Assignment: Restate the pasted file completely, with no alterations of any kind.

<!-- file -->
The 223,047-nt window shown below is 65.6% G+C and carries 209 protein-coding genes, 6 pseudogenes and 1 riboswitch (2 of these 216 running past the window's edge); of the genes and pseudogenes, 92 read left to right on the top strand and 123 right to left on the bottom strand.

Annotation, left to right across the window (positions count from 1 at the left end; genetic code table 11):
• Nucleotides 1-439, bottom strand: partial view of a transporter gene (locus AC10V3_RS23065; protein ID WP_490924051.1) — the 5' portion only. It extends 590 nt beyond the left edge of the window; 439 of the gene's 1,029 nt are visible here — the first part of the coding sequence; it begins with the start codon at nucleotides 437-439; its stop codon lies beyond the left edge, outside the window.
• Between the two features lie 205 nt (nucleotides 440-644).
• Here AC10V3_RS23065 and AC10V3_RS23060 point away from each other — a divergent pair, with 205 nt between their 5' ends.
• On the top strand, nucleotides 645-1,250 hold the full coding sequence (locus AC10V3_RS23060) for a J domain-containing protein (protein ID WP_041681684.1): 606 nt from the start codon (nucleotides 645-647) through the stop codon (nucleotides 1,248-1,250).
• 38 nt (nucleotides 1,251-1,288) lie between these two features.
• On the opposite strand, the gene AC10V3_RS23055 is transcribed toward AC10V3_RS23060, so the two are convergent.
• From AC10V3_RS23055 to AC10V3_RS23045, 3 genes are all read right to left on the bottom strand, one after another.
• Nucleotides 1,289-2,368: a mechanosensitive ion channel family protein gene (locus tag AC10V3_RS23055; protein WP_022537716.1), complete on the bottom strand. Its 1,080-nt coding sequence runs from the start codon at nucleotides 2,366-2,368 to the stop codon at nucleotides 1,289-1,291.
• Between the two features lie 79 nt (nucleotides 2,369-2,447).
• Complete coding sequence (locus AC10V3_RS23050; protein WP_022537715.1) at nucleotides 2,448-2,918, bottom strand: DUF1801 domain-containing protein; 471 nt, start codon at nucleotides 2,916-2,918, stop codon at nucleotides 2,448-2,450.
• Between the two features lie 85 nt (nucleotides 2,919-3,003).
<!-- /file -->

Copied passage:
The 223,047-nt window shown below is 65.6% G+C and carries 209 protein-coding genes, 6 pseudogenes and 1 riboswitch (2 of these 216 running past the window's edge); of the genes and pseudogenes, 92 read left to right on the top strand and 123 right to left on the bottom strand.

Annotation, left to right across the window (positions count from 1 at the left end; genetic code table 11):
• Nucleotides 1-439, bottom strand: partial view of a transporter gene (locus AC10V3_RS23065; protein ID WP_490924051.1) — the 5' portion only. It extends 590 nt beyond the left edge of the window; 439 of the gene's 1,029 nt are visible here — the first part of the coding sequence; it begins with the start codon at nucleotides 437-439; its stop codon lies beyond the left edge, outside the window.
• Between the two features lie 205 nt (nucleotides 440-644).
• Here AC10V3_RS23065 and AC10V3_RS23060 point away from each other — a divergent pair, with 205 nt between their 5' ends.
• On the top strand, nucleotides 645-1,250 hold the full coding sequence (locus AC10V3_RS23060) for a J domain-containing protein (protein ID WP_041681684.1): 606 nt from the start codon (nucleotides 645-647) through the stop codon (nucleotides 1,248-1,250).
• 38 nt (nucleotides 1,251-1,288) lie between these two features.
• On the opposite strand, the gene AC10V3_RS23055 is transcribed toward AC10V3_RS23060, so the two are convergent.
• From AC10V3_RS23055 to AC10V3_RS23045, 3 genes are all read right to left on the bottom strand, one after another.
• Nucleotides 1,289-2,368: a mechanosensitive ion channel family protein gene (locus tag AC10V3_RS23055; protein WP_022537716.1), complete on the bottom strand. Its 1,080-nt coding sequence runs from the start codon at nucleotides 2,366-2,368 to the stop codon at nucleotides 1,289-1,291.
• Between the two features lie 79 nt (nucleotides 2,369-2,447).
• Complete coding sequence (locus AC10V3_RS23050; protein WP_022537715.1) at nucleotides 2,448-2,918, bottom strand: DUF1801 domain-containing protein; 471 nt, start codon at nucleotides 2,916-2,918, stop codon at nucleotides 2,448-2,450.
• Between the two features lie 85 nt (nucleotides 2,919-3,003).